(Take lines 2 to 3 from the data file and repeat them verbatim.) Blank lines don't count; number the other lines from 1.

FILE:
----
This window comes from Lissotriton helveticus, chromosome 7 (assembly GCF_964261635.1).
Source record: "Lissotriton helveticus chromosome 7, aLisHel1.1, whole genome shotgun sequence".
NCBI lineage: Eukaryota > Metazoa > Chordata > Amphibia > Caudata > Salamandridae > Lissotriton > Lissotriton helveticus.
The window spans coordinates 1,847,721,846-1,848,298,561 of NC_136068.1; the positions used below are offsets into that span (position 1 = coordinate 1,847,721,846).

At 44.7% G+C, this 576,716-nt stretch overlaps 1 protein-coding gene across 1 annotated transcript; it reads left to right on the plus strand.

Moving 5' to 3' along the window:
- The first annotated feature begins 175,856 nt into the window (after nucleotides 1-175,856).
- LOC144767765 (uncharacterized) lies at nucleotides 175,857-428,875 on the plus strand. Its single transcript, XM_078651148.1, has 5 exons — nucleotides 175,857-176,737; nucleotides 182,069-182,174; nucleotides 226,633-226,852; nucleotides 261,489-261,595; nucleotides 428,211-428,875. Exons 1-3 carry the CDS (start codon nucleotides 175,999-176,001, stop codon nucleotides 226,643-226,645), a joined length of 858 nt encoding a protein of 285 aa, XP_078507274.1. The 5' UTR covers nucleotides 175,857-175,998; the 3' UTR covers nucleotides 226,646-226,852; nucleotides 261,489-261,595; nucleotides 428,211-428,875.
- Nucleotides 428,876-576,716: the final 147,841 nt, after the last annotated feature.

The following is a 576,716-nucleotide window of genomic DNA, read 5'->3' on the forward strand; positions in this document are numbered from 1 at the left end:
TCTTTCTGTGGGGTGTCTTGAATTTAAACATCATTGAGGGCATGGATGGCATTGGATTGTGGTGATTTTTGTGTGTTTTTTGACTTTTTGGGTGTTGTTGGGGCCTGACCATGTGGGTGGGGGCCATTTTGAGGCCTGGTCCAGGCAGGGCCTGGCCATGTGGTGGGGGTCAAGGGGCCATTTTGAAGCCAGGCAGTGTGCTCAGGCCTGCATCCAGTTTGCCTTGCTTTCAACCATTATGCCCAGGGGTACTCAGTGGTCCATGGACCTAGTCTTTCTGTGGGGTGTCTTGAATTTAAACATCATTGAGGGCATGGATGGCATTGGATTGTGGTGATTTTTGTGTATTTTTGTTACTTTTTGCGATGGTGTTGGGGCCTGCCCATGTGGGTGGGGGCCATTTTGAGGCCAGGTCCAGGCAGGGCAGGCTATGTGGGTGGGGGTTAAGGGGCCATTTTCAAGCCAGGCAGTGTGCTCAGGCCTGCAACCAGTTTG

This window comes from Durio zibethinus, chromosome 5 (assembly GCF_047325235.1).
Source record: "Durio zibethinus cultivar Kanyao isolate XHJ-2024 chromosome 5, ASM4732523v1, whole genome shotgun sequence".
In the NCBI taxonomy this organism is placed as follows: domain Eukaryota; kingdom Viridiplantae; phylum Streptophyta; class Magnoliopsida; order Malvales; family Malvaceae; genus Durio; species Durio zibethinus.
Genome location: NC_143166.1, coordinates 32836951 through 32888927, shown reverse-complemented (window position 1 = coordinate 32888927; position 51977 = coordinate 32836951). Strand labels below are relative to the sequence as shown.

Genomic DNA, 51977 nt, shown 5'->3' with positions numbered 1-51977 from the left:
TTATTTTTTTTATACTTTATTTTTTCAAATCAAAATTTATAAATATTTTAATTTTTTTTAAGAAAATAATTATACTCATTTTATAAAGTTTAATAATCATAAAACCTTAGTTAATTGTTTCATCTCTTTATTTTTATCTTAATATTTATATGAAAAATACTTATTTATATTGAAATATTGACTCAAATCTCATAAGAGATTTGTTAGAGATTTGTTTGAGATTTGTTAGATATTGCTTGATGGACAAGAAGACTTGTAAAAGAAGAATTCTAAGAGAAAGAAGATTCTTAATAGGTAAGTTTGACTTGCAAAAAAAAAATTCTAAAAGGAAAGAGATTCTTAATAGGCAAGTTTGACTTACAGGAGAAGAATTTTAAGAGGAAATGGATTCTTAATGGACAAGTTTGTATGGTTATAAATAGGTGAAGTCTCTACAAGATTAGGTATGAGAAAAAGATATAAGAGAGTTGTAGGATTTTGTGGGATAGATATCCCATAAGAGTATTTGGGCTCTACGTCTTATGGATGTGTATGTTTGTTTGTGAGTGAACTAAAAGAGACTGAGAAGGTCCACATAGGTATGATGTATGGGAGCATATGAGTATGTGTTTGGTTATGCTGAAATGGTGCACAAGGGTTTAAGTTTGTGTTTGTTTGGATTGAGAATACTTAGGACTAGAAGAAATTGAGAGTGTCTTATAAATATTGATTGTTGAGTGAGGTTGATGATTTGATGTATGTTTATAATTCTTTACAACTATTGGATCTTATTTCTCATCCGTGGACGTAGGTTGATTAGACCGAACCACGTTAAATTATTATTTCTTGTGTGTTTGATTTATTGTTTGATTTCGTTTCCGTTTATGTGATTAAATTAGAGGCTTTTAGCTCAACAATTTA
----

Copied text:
Source record: "Lissotriton helveticus chromosome 7, aLisHel1.1, whole genome shotgun sequence".
NCBI lineage: Eukaryota > Metazoa > Chordata > Amphibia > Caudata > Salamandridae > Lissotriton > Lissotriton helveticus.